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How The Affordable Care Act Can Help Freelancers

The major provisions of the Affordable Care Act take effect January 2014, and Freelancers are poised to benefit considerably from it.

Let's face it: it's not easy getting healthcare on your own, especially when you have to pay full price for it. Freelance professionals work as hard as anyone with a salaried job, but they don't get the added buffer of group-rate healthcare.

It's a no-brainer that this doesn't make sense, and yet it has taken the government a long time to start doing something about it.

So what is the Affordable Care Act and how will it help? That question, along with a few others, is what we'll endeavor to answer in easy to understand terms.

Introduction to Affordable Care

The Affordable Care Act was formulated by the Obama administration and passed into law in 2010. Although much of the act's provisions have yet to be implemented, the structure of the Act, and the specifics of regulating it are already in place.

The ACA is built on the concept of an entirely new healthcare system. That means new regulations, requirements, and considerations for healthcare providers, health plans, consumers, and employers.

Instead of offering insurance strictly through the open market, the government has created an alternative option: the online marketplace. These state-specific sites will offer insurance plans and providers, in accordance with the regulations of the Affordable Care Act that are common to all states and all providers.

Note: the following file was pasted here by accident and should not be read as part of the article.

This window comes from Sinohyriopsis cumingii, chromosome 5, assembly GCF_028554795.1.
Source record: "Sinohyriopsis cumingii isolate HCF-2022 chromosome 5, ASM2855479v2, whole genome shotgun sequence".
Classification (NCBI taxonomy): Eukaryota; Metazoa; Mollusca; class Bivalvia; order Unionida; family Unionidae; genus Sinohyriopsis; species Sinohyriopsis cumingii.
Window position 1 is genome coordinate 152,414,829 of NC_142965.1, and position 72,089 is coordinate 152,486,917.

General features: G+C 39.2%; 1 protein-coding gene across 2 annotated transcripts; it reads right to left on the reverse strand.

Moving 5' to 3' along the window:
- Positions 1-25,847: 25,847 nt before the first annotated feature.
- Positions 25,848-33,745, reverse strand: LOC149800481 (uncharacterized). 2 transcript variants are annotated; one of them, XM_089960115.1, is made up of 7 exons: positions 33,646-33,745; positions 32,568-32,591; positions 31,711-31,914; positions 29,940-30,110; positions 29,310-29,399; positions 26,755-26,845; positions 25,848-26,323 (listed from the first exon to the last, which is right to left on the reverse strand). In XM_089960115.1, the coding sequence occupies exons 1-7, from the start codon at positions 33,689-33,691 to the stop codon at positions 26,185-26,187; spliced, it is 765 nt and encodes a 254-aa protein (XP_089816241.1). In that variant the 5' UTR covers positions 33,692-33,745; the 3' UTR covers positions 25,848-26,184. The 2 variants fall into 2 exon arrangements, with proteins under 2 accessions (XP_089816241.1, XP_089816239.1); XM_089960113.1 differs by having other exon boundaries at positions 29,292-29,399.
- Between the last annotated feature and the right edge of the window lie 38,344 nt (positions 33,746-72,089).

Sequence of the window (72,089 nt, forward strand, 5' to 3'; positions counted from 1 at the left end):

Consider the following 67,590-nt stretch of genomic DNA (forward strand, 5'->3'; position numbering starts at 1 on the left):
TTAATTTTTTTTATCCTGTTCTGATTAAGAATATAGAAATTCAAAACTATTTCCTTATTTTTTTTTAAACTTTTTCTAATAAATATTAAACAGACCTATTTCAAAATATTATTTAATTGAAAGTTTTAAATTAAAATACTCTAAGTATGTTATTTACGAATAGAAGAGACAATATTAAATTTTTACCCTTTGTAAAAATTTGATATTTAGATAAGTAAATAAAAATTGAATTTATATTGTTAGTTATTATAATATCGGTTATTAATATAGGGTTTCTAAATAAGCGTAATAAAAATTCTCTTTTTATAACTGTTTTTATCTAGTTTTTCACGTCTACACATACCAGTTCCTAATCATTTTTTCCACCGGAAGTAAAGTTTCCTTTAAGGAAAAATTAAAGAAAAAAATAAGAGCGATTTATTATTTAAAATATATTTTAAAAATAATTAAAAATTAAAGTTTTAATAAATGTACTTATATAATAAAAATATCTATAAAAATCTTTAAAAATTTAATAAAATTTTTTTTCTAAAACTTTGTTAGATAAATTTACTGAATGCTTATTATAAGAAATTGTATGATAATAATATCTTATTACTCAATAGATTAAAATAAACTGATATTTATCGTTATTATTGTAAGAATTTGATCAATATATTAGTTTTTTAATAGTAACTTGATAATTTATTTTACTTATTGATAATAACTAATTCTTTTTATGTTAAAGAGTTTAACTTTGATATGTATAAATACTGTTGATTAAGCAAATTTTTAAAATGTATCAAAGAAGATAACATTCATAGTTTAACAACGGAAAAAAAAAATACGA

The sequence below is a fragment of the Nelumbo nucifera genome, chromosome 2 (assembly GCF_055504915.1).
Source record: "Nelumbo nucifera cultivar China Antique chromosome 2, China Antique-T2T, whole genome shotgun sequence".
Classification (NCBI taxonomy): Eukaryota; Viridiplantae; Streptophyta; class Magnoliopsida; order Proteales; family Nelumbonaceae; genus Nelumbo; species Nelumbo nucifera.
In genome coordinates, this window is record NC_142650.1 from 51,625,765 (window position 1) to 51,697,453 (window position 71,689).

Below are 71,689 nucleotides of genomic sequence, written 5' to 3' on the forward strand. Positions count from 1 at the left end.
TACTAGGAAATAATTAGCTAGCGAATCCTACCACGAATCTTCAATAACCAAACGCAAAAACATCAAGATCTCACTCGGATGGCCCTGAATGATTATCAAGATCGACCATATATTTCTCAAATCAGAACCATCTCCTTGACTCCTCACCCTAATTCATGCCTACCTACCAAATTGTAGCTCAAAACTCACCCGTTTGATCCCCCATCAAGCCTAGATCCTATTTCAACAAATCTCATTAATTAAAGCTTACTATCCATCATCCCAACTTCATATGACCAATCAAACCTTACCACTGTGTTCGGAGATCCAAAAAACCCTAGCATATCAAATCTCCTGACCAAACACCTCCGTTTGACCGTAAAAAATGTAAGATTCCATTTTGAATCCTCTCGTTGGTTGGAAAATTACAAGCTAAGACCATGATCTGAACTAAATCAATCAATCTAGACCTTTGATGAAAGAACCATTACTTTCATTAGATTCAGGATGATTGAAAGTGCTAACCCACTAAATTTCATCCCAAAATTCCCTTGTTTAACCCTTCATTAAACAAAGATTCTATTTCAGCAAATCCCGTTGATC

These regulations include an individual mandate to obtain insurance through a regional marketplace, if you do not have employer-provided insurance, or insurance through dependency or marriage.

Medicaid is included in the list of insurance plans offered in the marketplaces, which means that individuals who cannot afford insurance are nevertheless required to comply with the mandate.

That is, of course, unless you want to pay a fee of $95 for the year. The fine is small now, but it will more than double by 2015, and increase still in 2016, when it will be tied to rate of inflation.

Providers are also subject to regulations, all of which will be of great benefit to the consumer. Pre-existing conditions have long been an excuse for insurance companies to deny coverage and save money and time, at the expense of the individual.

Under the ACA, however, providers are required to offer insurance to individuals regardless of pre-existing conditions, such as diabetes or arthritis. Providers will also be required to provide plan holders with a list of health services that might otherwise be denied. All of this is good news for the consumer, especially the underinsured or uninsured, who know all too well the consequences of irresponsible insurance policies.

Essential Benefits In Detail

Providers are required to offer the following services to consumers, among others:
Ambulatory and Emergency Services, Wellness Services, Rx, Substance Abuse Services, Inpatient Treatment Services, Rehabilitation Services, Lab Services, Maternity and Newborn Care, Pediatric Care, Oral and Vision Care, as well as services related to Chronic Illnesses.